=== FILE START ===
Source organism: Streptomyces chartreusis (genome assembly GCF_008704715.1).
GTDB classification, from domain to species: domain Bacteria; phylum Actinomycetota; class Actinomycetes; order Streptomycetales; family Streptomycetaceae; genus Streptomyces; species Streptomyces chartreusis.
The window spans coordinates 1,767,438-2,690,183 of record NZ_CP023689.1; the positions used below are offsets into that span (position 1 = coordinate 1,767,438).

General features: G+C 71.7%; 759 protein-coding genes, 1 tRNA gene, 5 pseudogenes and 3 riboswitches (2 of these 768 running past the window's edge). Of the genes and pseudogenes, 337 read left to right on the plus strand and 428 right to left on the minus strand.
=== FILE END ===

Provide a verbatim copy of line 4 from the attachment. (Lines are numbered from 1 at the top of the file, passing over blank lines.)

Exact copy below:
General features: G+C 71.7%; 759 protein-coding genes, 1 tRNA gene, 5 pseudogenes and 3 riboswitches (2 of these 768 running past the window's edge). Of the genes and pseudogenes, 337 read left to right on the plus strand and 428 right to left on the minus strand.